From: Schlesinger, David A. (M Edit S)
Sent: Donnerstag, 8. Juli 2010 17:34
Subject: How social media impacts your professional life
Two recent incidents in the United States have shown how hard it is to keep our social media personae separate from our professional lives.
First David Weigel had to resign from the Washington Post after inflammatory comments he made on a supposedly closed journalists’ mailing list were made public. Then, CNN fired its senior editor for Middle Eastern Affairs, Octavia Nasr, after she tweeted “Sad to hear of the passing of Sayyed Mohammad Hussein Fadlallah… One of Hezbollah’s giants I respect a lot”, a comment that immediately called into question her ability to cover her subject objectively.
Now I don’t want to get involved in other organisations’ personnel issues. But I’ve repeatedly said and believe very strongly that in a linked and searchable world, your online persona can reflect on how or even whether you can do your job.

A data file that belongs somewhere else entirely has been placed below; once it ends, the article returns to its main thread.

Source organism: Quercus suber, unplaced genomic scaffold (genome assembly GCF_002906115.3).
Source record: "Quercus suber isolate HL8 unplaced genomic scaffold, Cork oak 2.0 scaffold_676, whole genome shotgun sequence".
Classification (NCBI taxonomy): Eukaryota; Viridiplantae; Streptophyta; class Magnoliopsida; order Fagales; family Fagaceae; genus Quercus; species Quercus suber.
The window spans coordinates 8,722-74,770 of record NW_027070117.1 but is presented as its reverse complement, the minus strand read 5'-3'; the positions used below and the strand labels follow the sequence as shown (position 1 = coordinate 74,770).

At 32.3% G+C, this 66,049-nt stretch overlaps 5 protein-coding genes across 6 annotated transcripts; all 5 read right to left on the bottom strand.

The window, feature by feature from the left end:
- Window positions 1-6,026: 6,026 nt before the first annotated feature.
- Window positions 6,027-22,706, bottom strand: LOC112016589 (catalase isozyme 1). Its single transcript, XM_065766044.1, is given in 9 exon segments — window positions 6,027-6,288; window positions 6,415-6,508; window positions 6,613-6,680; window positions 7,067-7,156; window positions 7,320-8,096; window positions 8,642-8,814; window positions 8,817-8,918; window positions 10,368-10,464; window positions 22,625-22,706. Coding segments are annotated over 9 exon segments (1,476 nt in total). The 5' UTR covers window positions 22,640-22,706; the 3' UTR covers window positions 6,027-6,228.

If you give people cause or reason to doubt your ability to be a fair and objective journalist, that will necessarily impact on our ability to give you assignments or allow you on the file.
We are in the early days of social media and there is no question that the journalistic landscape is changing. But there are some lines we can draw:
- Don’t start or get involved in flame wars – arguments using heated language and personal attacks. As a journalist, rely on facts and reasoned arguments, not on invective. I don’t care how angry you might be at a person or a company or even a country; just don’t do it.
- Don’t compromise your objectivity privately if you still want to use it professionally.
- Remember that the published word lasts forever and can go everywhere. A tweet by a journalist is simply not the same as a joke shared over the dinner table.
- Anything that can be forwarded probably will be at some point, so be prepared to stand behind what you say – its content and its tone.
Editor In Chief, Reuters
Phone: +44 20 xxx
Mobile: +44 7990 xxx
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